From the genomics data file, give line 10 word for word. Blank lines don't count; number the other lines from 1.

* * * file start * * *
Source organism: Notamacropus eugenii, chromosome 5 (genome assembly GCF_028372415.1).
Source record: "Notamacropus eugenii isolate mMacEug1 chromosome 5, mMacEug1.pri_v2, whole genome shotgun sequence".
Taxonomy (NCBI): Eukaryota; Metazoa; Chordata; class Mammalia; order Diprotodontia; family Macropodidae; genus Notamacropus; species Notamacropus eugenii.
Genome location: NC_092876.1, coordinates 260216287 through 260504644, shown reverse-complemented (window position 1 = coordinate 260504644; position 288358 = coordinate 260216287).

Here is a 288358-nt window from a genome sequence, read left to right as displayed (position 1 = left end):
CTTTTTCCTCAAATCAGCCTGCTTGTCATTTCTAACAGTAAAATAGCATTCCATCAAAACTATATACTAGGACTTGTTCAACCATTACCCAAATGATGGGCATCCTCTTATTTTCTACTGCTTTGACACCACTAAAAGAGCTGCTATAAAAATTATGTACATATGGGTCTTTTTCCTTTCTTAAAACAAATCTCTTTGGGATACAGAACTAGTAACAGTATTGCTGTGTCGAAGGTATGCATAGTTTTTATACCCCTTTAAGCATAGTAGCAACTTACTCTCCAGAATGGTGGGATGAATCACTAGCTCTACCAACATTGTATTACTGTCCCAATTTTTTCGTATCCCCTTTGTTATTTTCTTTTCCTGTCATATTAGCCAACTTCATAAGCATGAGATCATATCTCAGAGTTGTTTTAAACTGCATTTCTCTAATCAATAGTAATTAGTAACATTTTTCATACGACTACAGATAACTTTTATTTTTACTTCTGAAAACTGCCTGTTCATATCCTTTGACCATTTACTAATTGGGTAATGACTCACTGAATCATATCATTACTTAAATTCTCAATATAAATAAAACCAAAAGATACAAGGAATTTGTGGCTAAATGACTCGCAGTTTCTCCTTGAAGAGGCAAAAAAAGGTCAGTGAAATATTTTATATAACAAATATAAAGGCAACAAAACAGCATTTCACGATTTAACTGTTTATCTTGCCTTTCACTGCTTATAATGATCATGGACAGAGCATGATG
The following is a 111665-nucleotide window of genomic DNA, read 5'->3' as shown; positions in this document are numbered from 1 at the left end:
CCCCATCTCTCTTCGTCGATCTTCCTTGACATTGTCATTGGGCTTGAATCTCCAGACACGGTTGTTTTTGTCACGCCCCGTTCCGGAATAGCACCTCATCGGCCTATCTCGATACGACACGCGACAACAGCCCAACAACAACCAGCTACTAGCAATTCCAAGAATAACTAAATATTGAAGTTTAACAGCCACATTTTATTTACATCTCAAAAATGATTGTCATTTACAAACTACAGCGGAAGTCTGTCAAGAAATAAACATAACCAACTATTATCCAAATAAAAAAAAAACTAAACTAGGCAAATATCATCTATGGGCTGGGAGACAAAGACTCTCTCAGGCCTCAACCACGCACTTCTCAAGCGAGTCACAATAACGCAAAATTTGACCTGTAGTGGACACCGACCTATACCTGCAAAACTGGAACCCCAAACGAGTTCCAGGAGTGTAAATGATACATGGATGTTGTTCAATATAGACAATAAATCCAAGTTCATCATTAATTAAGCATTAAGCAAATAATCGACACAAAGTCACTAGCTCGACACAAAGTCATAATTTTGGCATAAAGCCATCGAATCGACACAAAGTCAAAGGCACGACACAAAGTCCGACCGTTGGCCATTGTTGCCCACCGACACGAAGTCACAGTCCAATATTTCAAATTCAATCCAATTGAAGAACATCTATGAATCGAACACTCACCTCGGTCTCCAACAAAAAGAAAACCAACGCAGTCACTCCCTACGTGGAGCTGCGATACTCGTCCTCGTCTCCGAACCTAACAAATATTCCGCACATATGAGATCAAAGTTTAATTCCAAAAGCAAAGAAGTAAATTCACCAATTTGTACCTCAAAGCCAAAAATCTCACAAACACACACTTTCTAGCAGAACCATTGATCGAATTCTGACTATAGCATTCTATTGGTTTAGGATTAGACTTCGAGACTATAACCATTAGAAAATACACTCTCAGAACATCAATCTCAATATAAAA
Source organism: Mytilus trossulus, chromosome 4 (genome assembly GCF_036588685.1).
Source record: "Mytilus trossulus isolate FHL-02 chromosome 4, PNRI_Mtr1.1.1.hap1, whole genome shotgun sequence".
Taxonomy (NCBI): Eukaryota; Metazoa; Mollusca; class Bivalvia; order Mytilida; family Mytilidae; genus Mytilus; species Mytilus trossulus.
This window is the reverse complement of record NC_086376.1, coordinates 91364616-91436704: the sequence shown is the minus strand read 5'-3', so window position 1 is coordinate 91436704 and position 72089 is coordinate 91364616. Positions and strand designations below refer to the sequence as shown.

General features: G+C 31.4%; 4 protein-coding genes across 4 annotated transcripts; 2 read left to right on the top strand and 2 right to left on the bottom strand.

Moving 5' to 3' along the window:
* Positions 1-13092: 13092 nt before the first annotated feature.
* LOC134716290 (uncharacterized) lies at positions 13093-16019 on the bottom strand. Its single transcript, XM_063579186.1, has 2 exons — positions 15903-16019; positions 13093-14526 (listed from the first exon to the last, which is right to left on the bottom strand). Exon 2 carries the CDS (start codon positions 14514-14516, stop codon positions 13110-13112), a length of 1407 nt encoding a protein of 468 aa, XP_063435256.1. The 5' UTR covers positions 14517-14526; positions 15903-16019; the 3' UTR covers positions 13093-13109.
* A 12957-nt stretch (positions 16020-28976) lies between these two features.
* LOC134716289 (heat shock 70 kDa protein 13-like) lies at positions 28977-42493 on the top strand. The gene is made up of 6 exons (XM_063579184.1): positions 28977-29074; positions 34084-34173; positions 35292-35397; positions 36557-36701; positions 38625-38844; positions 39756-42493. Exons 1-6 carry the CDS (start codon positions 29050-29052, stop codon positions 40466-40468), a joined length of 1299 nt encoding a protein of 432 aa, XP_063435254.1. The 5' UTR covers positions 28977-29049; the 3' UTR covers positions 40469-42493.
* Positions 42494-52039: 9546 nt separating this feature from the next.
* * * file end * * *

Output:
Source record: "Mytilus trossulus isolate FHL-02 chromosome 4, PNRI_Mtr1.1.1.hap1, whole genome shotgun sequence".